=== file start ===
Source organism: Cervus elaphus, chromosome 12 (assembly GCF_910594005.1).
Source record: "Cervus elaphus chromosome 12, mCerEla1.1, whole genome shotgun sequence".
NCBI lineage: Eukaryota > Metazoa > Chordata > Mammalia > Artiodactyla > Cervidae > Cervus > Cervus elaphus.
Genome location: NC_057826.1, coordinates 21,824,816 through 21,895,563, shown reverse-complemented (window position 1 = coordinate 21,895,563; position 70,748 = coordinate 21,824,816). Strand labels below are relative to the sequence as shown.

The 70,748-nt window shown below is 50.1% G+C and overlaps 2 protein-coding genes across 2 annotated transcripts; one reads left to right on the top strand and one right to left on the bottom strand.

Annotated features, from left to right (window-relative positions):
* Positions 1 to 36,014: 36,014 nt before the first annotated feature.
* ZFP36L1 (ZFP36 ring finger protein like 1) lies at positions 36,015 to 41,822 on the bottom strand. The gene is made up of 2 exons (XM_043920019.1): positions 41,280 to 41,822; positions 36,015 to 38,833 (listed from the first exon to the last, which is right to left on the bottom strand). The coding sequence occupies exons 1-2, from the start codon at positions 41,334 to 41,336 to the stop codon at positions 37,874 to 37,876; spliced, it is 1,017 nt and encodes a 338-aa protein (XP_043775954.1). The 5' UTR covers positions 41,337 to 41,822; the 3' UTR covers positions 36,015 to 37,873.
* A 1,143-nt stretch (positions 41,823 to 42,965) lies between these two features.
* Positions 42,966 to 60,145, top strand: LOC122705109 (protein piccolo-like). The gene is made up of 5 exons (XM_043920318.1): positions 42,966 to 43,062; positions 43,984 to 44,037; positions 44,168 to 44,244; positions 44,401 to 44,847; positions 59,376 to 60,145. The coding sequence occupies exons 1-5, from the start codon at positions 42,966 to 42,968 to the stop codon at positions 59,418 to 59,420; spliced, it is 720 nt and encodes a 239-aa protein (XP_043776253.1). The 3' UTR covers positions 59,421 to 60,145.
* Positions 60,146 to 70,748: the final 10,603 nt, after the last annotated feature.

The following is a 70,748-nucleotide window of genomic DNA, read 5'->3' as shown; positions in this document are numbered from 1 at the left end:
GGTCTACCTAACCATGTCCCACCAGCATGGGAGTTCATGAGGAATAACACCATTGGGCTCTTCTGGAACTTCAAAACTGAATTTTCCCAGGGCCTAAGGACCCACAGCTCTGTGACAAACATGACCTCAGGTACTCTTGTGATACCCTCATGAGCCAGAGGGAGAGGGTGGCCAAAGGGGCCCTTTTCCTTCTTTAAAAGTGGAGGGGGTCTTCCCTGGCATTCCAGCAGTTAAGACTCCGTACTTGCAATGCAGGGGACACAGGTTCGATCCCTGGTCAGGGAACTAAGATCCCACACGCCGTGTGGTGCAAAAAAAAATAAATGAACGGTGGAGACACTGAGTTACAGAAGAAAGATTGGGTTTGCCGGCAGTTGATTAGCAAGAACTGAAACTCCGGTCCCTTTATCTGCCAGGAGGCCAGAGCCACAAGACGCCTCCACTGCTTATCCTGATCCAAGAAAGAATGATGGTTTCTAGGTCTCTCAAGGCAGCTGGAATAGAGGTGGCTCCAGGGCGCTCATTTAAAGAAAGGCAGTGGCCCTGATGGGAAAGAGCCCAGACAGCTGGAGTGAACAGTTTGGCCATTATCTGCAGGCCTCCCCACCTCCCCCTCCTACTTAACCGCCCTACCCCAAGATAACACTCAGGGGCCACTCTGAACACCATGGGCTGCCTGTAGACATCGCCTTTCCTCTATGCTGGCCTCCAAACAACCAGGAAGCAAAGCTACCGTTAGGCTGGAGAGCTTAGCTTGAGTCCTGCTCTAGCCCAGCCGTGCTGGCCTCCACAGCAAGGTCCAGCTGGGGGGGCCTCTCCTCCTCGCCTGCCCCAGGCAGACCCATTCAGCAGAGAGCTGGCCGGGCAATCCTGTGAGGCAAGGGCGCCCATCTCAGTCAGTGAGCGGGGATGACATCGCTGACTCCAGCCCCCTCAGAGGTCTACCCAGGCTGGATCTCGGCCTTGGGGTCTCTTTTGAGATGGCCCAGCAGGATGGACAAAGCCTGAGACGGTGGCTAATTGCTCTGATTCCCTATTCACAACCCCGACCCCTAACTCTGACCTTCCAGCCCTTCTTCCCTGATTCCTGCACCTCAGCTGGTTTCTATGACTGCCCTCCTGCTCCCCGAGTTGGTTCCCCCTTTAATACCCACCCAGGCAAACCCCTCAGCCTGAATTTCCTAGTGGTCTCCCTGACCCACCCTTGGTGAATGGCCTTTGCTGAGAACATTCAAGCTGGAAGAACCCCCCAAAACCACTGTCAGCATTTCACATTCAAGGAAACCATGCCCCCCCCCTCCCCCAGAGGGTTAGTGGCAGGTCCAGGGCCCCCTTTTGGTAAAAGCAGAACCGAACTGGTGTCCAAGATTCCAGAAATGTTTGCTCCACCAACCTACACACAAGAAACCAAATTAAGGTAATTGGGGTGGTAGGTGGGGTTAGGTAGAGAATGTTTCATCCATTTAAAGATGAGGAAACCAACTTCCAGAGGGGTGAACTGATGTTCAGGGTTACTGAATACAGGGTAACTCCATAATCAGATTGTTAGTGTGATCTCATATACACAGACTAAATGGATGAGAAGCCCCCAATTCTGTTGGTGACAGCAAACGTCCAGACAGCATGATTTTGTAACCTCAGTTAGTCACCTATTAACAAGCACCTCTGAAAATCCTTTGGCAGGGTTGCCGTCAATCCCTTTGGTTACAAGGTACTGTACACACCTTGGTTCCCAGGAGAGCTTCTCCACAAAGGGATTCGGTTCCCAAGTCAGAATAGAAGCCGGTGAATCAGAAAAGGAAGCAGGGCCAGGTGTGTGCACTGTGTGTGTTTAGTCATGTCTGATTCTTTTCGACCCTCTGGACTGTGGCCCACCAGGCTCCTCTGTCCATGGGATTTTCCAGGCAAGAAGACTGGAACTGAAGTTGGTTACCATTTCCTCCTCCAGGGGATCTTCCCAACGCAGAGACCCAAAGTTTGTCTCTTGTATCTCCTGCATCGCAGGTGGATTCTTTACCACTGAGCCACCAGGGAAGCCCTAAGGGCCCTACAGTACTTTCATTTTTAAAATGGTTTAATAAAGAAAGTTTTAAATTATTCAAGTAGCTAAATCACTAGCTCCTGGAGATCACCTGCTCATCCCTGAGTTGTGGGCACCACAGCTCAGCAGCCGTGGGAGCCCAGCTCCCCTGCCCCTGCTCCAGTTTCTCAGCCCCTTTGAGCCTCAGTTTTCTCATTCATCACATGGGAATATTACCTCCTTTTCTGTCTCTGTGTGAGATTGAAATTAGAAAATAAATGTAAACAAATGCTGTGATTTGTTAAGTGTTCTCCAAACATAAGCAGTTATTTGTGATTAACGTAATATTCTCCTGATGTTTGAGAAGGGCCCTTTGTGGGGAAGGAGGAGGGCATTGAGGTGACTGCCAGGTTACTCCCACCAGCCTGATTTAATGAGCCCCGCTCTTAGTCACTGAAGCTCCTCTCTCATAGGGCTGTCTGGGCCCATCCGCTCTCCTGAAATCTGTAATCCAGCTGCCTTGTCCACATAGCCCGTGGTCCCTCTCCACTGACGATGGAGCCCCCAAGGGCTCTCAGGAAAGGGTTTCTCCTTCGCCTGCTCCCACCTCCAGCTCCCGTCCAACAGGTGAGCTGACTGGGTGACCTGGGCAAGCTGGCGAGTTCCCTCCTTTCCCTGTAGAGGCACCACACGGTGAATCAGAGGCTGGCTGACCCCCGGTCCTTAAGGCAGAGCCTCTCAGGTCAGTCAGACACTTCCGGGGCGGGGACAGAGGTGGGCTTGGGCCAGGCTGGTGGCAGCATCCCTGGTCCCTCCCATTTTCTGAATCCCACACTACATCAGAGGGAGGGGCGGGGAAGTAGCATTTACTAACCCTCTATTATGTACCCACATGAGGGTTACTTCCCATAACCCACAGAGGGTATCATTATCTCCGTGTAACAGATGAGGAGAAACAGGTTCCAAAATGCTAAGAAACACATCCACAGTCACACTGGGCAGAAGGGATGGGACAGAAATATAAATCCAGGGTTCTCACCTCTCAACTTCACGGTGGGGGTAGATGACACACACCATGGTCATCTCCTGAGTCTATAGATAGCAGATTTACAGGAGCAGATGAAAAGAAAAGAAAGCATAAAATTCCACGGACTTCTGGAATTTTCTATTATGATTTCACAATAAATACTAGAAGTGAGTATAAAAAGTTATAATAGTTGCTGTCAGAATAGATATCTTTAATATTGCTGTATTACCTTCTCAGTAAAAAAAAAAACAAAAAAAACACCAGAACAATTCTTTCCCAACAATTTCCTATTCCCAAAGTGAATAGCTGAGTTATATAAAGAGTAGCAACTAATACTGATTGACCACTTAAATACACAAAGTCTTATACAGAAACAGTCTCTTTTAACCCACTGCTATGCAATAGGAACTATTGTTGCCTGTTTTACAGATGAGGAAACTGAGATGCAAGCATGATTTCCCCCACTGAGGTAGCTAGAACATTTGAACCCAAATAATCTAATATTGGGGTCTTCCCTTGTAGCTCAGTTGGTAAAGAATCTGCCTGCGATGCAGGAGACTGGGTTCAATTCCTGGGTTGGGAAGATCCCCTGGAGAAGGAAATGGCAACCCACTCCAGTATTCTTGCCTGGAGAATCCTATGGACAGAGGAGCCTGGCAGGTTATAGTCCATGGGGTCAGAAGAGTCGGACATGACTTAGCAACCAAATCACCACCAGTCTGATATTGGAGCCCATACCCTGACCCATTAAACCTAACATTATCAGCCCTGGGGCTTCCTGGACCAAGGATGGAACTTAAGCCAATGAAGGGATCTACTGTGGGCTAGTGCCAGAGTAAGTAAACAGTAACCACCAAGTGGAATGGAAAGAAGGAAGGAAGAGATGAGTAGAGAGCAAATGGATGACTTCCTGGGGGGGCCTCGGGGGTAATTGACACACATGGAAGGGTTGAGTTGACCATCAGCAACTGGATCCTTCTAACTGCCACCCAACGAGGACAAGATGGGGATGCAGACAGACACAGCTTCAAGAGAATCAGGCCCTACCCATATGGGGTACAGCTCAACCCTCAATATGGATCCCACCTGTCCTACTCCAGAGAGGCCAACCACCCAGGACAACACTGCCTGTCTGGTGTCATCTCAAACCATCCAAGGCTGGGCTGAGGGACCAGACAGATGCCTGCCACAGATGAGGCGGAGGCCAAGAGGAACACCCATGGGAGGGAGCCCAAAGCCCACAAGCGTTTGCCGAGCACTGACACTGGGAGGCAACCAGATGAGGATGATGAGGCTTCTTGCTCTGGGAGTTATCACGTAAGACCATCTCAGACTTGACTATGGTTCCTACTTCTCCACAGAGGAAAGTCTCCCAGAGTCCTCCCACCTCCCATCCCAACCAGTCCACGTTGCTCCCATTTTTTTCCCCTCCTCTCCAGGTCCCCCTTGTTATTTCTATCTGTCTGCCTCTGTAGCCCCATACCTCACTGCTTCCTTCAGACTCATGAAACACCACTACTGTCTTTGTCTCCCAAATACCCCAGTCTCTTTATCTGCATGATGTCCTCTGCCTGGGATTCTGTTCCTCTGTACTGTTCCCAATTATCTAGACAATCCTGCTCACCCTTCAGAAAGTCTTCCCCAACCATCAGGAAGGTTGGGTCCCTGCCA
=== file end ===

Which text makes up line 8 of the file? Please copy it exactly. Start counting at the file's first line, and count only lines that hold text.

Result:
* ZFP36L1 (ZFP36 ring finger protein like 1) lies at positions 36,015 to 41,822 on the bottom strand. The gene is made up of 2 exons (XM_043920019.1): positions 41,280 to 41,822; positions 36,015 to 38,833 (listed from the first exon to the last, which is right to left on the bottom strand). The coding sequence occupies exons 1-2, from the start codon at positions 41,334 to 41,336 to the stop codon at positions 37,874 to 37,876; spliced, it is 1,017 nt and encodes a 338-aa protein (XP_043775954.1). The 5' UTR covers positions 41,337 to 41,822; the 3' UTR covers positions 36,015 to 37,873.